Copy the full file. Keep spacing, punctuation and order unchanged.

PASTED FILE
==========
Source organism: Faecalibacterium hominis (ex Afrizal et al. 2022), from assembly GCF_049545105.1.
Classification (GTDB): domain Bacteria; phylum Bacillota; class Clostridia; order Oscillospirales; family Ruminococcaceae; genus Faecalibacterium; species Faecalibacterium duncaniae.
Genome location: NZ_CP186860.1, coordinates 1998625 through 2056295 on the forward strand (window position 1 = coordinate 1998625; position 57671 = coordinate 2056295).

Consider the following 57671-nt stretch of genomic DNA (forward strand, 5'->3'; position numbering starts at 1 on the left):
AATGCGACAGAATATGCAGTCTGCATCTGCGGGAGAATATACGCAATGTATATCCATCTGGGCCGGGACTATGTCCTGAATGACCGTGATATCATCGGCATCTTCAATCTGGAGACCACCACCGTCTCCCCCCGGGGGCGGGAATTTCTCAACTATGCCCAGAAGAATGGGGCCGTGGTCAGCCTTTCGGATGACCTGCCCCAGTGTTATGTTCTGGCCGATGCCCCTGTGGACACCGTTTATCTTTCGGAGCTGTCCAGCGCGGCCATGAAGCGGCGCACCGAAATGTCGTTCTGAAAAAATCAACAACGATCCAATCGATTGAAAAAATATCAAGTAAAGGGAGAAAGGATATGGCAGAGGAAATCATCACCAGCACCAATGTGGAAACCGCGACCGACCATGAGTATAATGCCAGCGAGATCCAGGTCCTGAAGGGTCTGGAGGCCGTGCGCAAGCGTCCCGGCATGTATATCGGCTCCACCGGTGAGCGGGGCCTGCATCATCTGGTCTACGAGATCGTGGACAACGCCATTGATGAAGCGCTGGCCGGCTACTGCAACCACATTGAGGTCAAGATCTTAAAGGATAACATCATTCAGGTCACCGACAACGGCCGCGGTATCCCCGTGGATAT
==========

Source organism: Faecalibacterium hominis (ex Afrizal et al. 2022), from assembly GCF_049545105.1.
Classification (GTDB): domain Bacteria; phylum Bacillota; class Clostridia; order Oscillospirales; family Ruminococcaceae; genus Faecalibacterium; species Faecalibacterium duncaniae.
Genome location: NZ_CP186860.1, coordinates 1998625 through 2056295 on the forward strand (window position 1 = coordinate 1998625; position 57671 = coordinate 2056295).

Consider the following 57671-nt stretch of genomic DNA (forward strand, 5'->3'; position numbering starts at 1 on the left):
AATGCGACAGAATATGCAGTCTGCATCTGCGGGAGAATATACGCAATGTATATCCATCTGGGCCGGGACTATGTCCTGAATGACCGTGATATCATCGGCATCTTCAATCTGGAGACCACCACCGTCTCCCCCCGGGGGCGGGAATTTCTCAACTATGCCCAGAAGAATGGGGCCGTGGTCAGCCTTTCGGATGACCTGCCCCAGTGTTATGTTCTGGCCGATGCCCCTGTGGACACCGTTTATCTTTCGGAGCTGTCCAGCGCGGCCATGAAGCGGCGCACCGAAATGTCGTTCTGAAAAAATCAACAACGATCCAATCGATTGAAAAAATATCAAGTAAAGGGAGAAAGGATATGGCAGAGGAAATCATCACCAGCACCAATGTGGAAACCGCGACCGACCATGAGTATAATGCCAGCGAGATCCAGGTCCTGAAGGGTCTGGAGGCCGTGCGCAAGCGTCCCGGCATGTATATCGGCTCCACCGGTGAGCGGGGCCTGCATCATCTGGTCTACGAGATCGTGGACAACGCCATTGATGAAGCGCTGGCCGGCTACTGCAACCACATTGAGGTCAAGATCTTAAAGGATAACATCATTCAGGTCACCGACAACGGCCGCGGTATCCCCGTGGATAT